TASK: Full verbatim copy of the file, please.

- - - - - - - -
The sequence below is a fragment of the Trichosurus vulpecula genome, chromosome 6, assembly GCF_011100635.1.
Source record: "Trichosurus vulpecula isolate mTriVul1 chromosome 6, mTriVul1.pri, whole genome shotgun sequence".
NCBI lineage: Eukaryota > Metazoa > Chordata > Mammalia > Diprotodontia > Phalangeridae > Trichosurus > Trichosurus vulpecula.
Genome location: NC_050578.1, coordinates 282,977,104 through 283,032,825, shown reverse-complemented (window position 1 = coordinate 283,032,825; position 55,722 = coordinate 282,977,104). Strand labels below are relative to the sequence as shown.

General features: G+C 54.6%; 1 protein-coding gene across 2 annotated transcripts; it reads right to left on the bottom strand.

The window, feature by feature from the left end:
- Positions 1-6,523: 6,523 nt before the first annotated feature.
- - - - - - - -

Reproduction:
The sequence below is a fragment of the Trichosurus vulpecula genome, chromosome 6, assembly GCF_011100635.1.
Source record: "Trichosurus vulpecula isolate mTriVul1 chromosome 6, mTriVul1.pri, whole genome shotgun sequence".
NCBI lineage: Eukaryota > Metazoa > Chordata > Mammalia > Diprotodontia > Phalangeridae > Trichosurus > Trichosurus vulpecula.
Genome location: NC_050578.1, coordinates 282,977,104 through 283,032,825, shown reverse-complemented (window position 1 = coordinate 283,032,825; position 55,722 = coordinate 282,977,104). Strand labels below are relative to the sequence as shown.

General features: G+C 54.6%; 1 protein-coding gene across 2 annotated transcripts; it reads right to left on the bottom strand.

The window, feature by feature from the left end:
- Positions 1-6,523: 6,523 nt before the first annotated feature.